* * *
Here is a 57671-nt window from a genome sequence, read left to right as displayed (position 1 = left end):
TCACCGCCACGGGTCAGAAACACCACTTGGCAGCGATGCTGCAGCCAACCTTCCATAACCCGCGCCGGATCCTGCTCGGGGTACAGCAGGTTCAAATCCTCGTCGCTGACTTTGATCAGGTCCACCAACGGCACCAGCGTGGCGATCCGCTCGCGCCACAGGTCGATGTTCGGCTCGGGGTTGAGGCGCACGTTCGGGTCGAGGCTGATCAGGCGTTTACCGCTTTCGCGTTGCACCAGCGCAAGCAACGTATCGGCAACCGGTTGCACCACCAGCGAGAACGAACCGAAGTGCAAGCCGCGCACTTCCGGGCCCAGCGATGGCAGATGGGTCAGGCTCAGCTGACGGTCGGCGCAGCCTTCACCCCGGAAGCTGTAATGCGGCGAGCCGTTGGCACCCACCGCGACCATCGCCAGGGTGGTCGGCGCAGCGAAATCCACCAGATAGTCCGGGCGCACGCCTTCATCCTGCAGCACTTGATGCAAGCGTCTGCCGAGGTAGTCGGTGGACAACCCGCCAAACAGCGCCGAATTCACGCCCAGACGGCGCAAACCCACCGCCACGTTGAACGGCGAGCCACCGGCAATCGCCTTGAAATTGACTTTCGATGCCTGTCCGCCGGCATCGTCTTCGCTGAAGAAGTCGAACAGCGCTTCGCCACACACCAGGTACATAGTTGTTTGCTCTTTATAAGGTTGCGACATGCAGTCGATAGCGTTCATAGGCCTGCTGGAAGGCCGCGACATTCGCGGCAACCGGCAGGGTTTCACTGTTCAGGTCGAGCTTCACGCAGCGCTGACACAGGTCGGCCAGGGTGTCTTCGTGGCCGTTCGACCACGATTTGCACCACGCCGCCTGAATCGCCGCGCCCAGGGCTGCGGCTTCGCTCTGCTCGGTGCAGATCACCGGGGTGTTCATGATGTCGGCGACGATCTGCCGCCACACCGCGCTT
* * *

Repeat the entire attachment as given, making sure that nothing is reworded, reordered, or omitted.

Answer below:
Here is a 57671-nt window from a genome sequence, read left to right as displayed (position 1 = left end):
TCACCGCCACGGGTCAGAAACACCACTTGGCAGCGATGCTGCAGCCAACCTTCCATAACCCGCGCCGGATCCTGCTCGGGGTACAGCAGGTTCAAATCCTCGTCGCTGACTTTGATCAGGTCCACCAACGGCACCAGCGTGGCGATCCGCTCGCGCCACAGGTCGATGTTCGGCTCGGGGTTGAGGCGCACGTTCGGGTCGAGGCTGATCAGGCGTTTACCGCTTTCGCGTTGCACCAGCGCAAGCAACGTATCGGCAACCGGTTGCACCACCAGCGAGAACGAACCGAAGTGCAAGCCGCGCACTTCCGGGCCCAGCGATGGCAGATGGGTCAGGCTCAGCTGACGGTCGGCGCAGCCTTCACCCCGGAAGCTGTAATGCGGCGAGCCGTTGGCACCCACCGCGACCATCGCCAGGGTGGTCGGCGCAGCGAAATCCACCAGATAGTCCGGGCGCACGCCTTCATCCTGCAGCACTTGATGCAAGCGTCTGCCGAGGTAGTCGGTGGACAACCCGCCAAACAGCGCCGAATTCACGCCCAGACGGCGCAAACCCACCGCCACGTTGAACGGCGAGCCACCGGCAATCGCCTTGAAATTGACTTTCGATGCCTGTCCGCCGGCATCGTCTTCGCTGAAGAAGTCGAACAGCGCTTCGCCACACACCAGGTACATAGTTGTTTGCTCTTTATAAGGTTGCGACATGCAGTCGATAGCGTTCATAGGCCTGCTGGAAGGCCGCGACATTCGCGGCAACCGGCAGGGTTTCACTGTTCAGGTCGAGCTTCACGCAGCGCTGACACAGGTCGGCCAGGGTGTCTTCGTGGCCGTTCGACCACGATTTGCACCACGCCGCCTGAATCGCCGCGCCCAGGGCTGCGGCTTCGCTCTGCTCGGTGCAGATCACCGGGGTGTTCATGATGTCGGCGACGATCTGCCGCCACACCGCGCTT